The pandemic has had a mixed impact on vitamin companies. While wellness giant GNC declared bankruptcy in June and announced it would close 1,200 stores, DTC vitamin companies are flourishing. More specifically, ecommerce vitamin companies like Ritual and Persona have seen their sales and market share increase during the pandemic—appealing to customers through a combination of personalized offerings, a focus on online sales, and influencer marketing.
Vitamin sales spike in Q1 and decrease the rest of the year
For the past three years, sales for the vitamin category have been trending downward. By Q4 2020, vitamin sales were 68 percent of what they were in Q1 2018. Interestingly, the vitamin market follows a pattern every year, in which sales spike in Q1 before tapering off for the remaining three quarters. An outlier is Q3 2020, in which overall industry sales increased 12 percent quarter-over-quarter. Notably, in September Dr. Fauci recommended Vitamin C and Vitamin D supplements to keep the immune system healthy, which resulted in skyrocketing sales for these products.
Among our chosen competitive set of vitamin companies, GNC and The Vitamin Shoppe collectively accounted for 88 percent of sales in Q4 2020. However, this is down from 97 percent of sales in Q1 2018, as ecommerce competitors like Ritual, Persona and Care/of have gained traction.
Persona had the highest year-over-year growth during COVID-19
Compared to the other companies in our analysis, DTC startup Persona experienced the biggest growth in 2020. In Q2 2020, Persona’s year-over-year growth rate was almost 400 percent, more than five times that of its nearest competitor, Ritual (also a DTC brand). Founded in 2017, Persona is the newest vitamin company in the competitive set, which could be a contributing factor to its high growth rate. Similarly, Ritual and Care/of were both founded in 2016 and are still expanding quickly. Care/of was acquired by Bayer in 2020.
By contrast, the more established vitamin companies saw negative year-over-year growth over the past two years. Quarterly sales growth for both GNC and The Vitamin Shoppe averaged -16 percent year-over-year for the past two years. Similarly, Lucky Vitamin fell an average of -9 year-over-year in the same time frame.
Online sales have grown during COVID, but retail still dominates
Both GNC and The Vitamin Shoppe rely primarily on retail sales rather than ecommerce. However, the share of online sales at these companies has increased and remained elevated since the onset of COVID-19. In Q2 2020, 32 percent of The Vitamin Shoppe’s sales came from online, compared to an average of 15 percent in 2019. For GNC, 19 percent of sales in Q2 2020 were online, compared to an average of 5 percent in 2019. As of Q4 2020, 20 percent of collective sales at GNC and The Vitamin Shoppe came from online, compared to only 11 percent in Q4 2019.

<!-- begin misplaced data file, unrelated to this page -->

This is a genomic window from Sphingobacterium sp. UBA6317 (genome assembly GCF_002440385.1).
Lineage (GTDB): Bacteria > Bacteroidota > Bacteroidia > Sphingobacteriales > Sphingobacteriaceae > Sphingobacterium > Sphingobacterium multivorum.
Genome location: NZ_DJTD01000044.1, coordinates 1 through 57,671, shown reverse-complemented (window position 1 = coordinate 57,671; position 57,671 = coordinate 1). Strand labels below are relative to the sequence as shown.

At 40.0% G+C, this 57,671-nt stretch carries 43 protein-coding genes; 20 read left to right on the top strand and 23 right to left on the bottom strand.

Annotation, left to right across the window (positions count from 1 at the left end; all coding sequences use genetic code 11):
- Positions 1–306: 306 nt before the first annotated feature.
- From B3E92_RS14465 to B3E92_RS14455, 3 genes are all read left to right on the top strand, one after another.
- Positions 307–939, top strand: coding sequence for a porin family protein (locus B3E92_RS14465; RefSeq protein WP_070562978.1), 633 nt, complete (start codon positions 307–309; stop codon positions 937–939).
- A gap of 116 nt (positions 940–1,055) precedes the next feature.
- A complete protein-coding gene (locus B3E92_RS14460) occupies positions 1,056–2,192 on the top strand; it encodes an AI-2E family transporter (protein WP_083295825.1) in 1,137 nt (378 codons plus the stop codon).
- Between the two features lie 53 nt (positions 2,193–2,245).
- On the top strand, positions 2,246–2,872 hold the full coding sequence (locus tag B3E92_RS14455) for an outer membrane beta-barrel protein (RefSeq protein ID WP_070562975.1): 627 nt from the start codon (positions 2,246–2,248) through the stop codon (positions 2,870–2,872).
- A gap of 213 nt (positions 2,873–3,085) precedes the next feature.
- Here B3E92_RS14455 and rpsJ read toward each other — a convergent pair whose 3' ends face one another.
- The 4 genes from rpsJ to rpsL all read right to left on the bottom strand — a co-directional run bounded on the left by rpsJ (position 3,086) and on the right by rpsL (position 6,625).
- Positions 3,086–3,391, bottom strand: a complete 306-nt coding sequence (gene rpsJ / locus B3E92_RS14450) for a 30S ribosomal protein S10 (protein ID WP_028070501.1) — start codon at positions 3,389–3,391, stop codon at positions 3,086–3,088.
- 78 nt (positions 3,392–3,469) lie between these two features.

Unlike GNC and The Vitamin Shoppe, the other competitors in the set do not have brick-and-mortar stores and sell exclusively online. These DTC vitamin companies have also introduced subscription-based options for purchasing vitamins, with Persona and Care/of based on consumers’ personalized “wellness profiles.” This level of personalization combined with the convenience of shopping online has signalled a departure from the business model of traditional vitamin and wellness retailers.
Ritual draws consumer spend from GNC and The Vitamin Shoppe
In Q4 2020, Ritual’s sales grew 15 percent quarter-over-quarter, outperforming the category, which declined 7 percent. Consequently, Ritual’s relative share growth — or its growth rate of market share — was 23 percent, the highest among the competitive set.
Of Ritual’s 23 percent relative share growth in Q4 2020, 16 percentage points came from GNC and 7 percentage points came from The Vitamin Shoppe. Ritual captured less than 1 percentage point of spend from Lucky Vitamin.
Over the past few years, DTC vitamin companies like Ritual have leveraged social media and influencer marketing to brand their products as “cool” and an essential part of self-care. As a result, Ritual and its DTC competitors are reaching younger consumers, especially millennials.
*Note: Second Measure regularly refreshes its panel and methods in order to provide the highest quality data that is broadly representative of U.S. consumers. As a result, we may restate historical data, including our blog content.